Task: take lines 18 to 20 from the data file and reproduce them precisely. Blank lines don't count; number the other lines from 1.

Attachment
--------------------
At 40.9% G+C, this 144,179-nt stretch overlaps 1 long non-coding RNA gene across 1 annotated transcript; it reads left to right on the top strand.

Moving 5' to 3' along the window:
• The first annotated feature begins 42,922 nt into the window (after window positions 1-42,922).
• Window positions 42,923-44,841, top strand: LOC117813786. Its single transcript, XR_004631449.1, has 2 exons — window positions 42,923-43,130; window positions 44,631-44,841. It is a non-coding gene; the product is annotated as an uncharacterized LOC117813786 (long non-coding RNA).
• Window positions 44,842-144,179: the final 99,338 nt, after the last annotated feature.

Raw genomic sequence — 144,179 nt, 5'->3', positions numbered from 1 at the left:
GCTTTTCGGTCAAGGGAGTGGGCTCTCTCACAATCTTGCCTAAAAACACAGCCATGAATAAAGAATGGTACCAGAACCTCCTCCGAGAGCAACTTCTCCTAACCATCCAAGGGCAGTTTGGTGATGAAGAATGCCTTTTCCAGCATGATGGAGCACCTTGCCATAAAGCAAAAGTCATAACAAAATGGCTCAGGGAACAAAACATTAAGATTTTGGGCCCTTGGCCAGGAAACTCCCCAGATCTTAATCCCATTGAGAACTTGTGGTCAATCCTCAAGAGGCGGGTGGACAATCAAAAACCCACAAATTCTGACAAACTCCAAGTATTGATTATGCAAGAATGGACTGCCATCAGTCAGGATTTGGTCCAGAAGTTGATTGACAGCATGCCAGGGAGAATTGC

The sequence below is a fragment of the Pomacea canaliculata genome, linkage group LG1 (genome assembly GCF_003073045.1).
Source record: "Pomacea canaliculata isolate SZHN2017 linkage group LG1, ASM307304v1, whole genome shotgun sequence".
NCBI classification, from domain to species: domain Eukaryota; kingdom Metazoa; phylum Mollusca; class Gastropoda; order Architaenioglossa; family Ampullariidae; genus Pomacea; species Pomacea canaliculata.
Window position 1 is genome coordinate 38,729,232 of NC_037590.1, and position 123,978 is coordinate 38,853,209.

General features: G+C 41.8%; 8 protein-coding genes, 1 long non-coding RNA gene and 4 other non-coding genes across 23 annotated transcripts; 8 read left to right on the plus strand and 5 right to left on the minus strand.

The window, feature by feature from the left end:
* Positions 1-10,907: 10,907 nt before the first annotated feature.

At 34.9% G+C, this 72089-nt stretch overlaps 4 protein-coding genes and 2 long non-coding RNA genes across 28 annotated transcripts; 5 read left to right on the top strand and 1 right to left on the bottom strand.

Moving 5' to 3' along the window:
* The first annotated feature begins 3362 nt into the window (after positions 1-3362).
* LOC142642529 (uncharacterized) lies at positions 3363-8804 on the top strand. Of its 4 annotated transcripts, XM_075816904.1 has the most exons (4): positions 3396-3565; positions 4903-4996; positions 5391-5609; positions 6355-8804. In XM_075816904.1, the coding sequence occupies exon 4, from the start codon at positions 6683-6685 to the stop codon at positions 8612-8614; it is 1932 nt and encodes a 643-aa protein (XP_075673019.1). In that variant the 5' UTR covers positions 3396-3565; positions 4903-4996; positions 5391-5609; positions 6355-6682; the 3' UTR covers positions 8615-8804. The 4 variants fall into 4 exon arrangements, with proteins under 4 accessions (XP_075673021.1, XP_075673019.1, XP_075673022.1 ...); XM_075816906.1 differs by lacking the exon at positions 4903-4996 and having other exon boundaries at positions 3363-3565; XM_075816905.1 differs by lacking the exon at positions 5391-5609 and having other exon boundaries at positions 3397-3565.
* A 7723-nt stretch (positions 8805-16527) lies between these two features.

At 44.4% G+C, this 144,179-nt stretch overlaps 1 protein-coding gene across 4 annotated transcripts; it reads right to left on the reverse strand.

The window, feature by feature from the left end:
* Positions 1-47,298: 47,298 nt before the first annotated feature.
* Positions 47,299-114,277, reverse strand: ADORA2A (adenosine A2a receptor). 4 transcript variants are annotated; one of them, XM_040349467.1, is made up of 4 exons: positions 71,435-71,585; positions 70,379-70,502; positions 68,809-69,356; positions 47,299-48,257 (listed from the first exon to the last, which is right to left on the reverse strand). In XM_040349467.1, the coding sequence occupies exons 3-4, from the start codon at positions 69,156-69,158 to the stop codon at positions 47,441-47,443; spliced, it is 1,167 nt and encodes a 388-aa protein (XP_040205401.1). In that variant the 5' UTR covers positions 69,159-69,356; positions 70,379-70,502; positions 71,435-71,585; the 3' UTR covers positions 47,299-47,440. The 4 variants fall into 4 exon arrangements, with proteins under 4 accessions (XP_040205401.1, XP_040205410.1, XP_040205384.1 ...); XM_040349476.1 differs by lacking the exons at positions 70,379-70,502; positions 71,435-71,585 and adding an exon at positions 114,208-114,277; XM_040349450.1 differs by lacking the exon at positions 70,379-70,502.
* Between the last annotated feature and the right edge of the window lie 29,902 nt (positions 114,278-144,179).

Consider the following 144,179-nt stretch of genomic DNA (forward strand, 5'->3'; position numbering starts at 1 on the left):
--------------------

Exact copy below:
* LOC142642529 (uncharacterized) lies at positions 3363-8804 on the top strand. Of its 4 annotated transcripts, XM_075816904.1 has the most exons (4): positions 3396-3565; positions 4903-4996; positions 5391-5609; positions 6355-8804. In XM_075816904.1, the coding sequence occupies exon 4, from the start codon at positions 6683-6685 to the stop codon at positions 8612-8614; it is 1932 nt and encodes a 643-aa protein (XP_075673019.1). In that variant the 5' UTR covers positions 3396-3565; positions 4903-4996; positions 5391-5609; positions 6355-6682; the 3' UTR covers positions 8615-8804. The 4 variants fall into 4 exon arrangements, with proteins under 4 accessions (XP_075673021.1, XP_075673019.1, XP_075673022.1 ...); XM_075816906.1 differs by lacking the exon at positions 4903-4996 and having other exon boundaries at positions 3363-3565; XM_075816905.1 differs by lacking the exon at positions 5391-5609 and having other exon boundaries at positions 3397-3565.
* A 7723-nt stretch (positions 8805-16527) lies between these two features.

At 44.4% G+C, this 144,179-nt stretch overlaps 1 protein-coding gene across 4 annotated transcripts; it reads right to left on the reverse strand.